The quest for better CTE detection, and what it means for hockey

Ken Dryden joined Tim and Sid in studio to discuss his book and the on-going issue of concussions in hockey.

We’ve only known about the devastating realties of CTE — chronic traumatic encephalopathy — for about 15 years. And yet in that relatively short period, those three letters have threatened the future of contact sports like nothing before.

The disease is believed to have a variety of critical symptoms that are still being studied — it can affect behaviour and mood, and can create cognitive and motor problems. It has been discovered in the brains of deceased football and hockey players at an alarming rate. Bob Probert had it. As did both Derek Boogaard and Steve Montador. So too, one might guess, do many current and retired NHL players.

Right now, the disease can only be detected in the brains of the deceased. It is a revelation of death, while the many who suffer from severe symptoms of brain trauma can only assume what they can never know for sure.

But recently, researchers from Boston University’s CTE Center announced that they may have found a way for CTE to be diagnosed in living patients. And if further medical research supports their findings, it could fundamentally change the game of hockey.


In the course of the study, the researchers studied the brains of 23 former college and professional football players, 50 non-athletes with Alzheimer’s and 18 healthy brains from non-athletes. Through the results, researchers identified a potential biomarker in the football players that wasn’t found at the same level in the others tested.

A lot of work and research still needs to be done, but the results were promising, says Dr. Jonathan Cherry, who was the first author on the report.

“This work is more hopeful than all of the news around CTE, that always says x-person had CTE,” Cherry says, noting the tragedy of only being able to identify the disease after death. “The early step to treating CTE is identifying it early. We don’t want it to get to a state where people have progressed really far with the disease and have all these cognitive issues. If we can catch it early we can find ways to treat it and stave off these later things and help in recovery.”

Imagine the possibility of current hockey players being able to detect the early stages of CTE as they can a torn knee ligament — or genetic disorders such as Multiple Sclerosis (which ended Bryan Bickell’s career) or Malignant Hyperthermia (which ended Cody Hodgson’s). Along with the ability to detect CTE, researchers are hopeful that they can develop ways to help reduce its debilitating symptoms or prevent it entirely.

But if — as a great deal of research suggests is the case — a sizeable number of current players are found to have CTE, what will that mean for the game itself?

Will players retire? Will doctors force them to? What responsibility will the league have? What if star players and not only enforcers show signs of CTE? How will that change the narrative?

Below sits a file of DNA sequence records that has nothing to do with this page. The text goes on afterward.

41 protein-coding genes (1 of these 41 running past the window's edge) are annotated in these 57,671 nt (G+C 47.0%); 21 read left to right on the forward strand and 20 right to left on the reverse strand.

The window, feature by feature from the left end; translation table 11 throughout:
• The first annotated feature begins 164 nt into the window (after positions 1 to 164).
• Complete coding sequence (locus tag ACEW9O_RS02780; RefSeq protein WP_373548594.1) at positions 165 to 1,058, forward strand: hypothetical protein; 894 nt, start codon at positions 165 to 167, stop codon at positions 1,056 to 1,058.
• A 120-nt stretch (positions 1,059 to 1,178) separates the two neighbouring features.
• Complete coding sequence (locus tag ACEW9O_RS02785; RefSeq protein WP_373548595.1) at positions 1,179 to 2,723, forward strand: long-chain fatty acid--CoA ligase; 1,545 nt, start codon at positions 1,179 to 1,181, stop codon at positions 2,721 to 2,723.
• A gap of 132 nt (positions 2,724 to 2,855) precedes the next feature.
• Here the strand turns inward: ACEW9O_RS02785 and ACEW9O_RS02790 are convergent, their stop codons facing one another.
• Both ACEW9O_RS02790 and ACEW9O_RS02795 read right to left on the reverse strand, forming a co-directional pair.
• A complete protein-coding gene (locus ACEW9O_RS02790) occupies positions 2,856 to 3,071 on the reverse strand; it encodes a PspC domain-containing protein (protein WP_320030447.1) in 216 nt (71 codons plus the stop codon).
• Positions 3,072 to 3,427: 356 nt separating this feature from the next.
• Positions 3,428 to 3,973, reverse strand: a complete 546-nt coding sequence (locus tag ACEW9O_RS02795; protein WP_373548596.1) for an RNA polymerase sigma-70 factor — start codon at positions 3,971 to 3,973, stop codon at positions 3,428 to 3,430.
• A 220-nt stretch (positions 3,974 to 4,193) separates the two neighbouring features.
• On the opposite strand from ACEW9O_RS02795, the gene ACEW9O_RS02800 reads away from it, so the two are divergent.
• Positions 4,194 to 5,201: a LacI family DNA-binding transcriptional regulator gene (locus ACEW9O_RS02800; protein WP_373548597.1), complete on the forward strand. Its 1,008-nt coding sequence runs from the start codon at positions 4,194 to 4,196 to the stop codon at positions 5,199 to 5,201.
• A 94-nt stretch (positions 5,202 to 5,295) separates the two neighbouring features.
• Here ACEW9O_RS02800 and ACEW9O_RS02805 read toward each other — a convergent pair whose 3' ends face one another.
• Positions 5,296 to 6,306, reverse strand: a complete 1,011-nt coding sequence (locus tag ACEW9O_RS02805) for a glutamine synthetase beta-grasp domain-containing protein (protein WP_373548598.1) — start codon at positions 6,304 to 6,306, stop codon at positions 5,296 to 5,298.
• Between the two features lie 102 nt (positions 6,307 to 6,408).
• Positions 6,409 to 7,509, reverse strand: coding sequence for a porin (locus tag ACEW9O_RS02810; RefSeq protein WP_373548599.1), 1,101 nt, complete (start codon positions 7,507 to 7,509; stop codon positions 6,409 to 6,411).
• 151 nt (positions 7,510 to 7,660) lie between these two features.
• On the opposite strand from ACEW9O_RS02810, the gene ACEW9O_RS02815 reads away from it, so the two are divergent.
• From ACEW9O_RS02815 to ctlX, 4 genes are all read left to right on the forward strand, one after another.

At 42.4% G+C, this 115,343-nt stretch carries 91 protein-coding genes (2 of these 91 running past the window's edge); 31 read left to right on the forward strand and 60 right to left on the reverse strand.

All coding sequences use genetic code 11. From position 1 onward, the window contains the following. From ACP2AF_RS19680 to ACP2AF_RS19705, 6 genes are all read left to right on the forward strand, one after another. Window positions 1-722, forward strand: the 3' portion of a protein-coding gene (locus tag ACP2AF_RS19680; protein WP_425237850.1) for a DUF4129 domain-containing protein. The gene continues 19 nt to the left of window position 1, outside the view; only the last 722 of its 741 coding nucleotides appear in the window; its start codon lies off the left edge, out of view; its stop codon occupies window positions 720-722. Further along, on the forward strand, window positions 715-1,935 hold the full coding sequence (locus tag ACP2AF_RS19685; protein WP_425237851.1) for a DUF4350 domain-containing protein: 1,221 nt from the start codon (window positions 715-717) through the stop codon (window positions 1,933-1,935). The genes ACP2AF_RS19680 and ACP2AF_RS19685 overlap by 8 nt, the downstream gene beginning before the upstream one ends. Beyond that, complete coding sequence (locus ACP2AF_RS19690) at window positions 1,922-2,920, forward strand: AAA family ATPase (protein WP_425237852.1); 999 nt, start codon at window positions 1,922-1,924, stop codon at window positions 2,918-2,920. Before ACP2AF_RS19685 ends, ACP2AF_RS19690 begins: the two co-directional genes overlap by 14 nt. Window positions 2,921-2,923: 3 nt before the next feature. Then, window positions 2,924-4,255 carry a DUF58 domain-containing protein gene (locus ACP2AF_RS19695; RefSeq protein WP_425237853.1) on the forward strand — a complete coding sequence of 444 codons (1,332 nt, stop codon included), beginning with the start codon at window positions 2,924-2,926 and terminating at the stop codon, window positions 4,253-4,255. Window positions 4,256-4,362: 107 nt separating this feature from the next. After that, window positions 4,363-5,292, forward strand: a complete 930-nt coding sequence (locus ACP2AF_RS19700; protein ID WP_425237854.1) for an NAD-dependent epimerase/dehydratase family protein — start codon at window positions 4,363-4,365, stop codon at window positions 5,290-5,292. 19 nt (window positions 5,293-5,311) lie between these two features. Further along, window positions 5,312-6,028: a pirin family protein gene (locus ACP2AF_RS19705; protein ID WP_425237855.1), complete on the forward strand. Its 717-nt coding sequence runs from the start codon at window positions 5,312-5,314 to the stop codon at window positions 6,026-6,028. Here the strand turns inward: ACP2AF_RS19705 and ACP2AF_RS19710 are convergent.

And what will it mean for the future of the game, if the disease no longer carries the distance that comes with the current limitation of only being able to detect it in the dead? That the disease did exist in the brain of a dead player, for some reason, seems to hit a lot less hard than would the irrefutable understanding that it does in the brain of the star player you’re watching on a Saturday night.

The existence of brain trauma in sports is not new, of course. But our understanding of it is. Concussions have been a topic of immense concern in the minor hockey levels for at least two decades. But researchers believe that concussions aren’t the only problem. It’s repeated impact to the head, over and over. It’s easy to see that kind of impact demonstrated on the line in a football game. But how dangerous are the impacts that occur in every collision on the ice?

“Right now when people ask me, ‘How do I not get CTE?’, I tell them, ‘Don’t get hit in the head,’” Cherry says. “But what we’re trying to do in the future is to have that treatment so we can mitigate it before it even occurs.”

Researchers also know that some people are more prone to CTE than others, though it’s not clear which people or why. But will parents be willing to let their children find out what side of the genetic coin their kids fall?

These questions already swirl around the game, of course. They are raised in every discussion about the potential class-action lawsuit the NHL faces from a slew of former players who claim the league didn’t do enough to protect them from or make them aware of the dangers of head injuries while they played. They spike with each new study that connects brain trauma to contact sports. Recently, they were raised by Hall of Fame player Ken Dryden, who explored the need for safety measures in his new book, Game Change: The Life and Death of Steve Montador, and the future of hockey.

Ken Dryden talks 'Game Change', and future of hockey
October 19 2017

The questions exist, but they fade in and out of hockey discourse. We grow tired of the discussion — or dismiss it outright – until the next time Sidney Crosby is crumpled on the ice, or a former player is found dead after years of unbearable symptoms of severe head trauma. But if the rapid advancements in our understanding of CTE continue — and if indeed, the disease can soon be detected in people who are still alive — it could have a fundamental impact on the game.

“There’s still a lot to know when it comes to this disease,” Cherry says. “People have been studying Alzheimer’s for 100 years now. We’ve been studying CTE for 15.”

But while we still don’t have the complete CTE picture, we may not be far from better understanding its relationship to hockey — and that could change the game forever.

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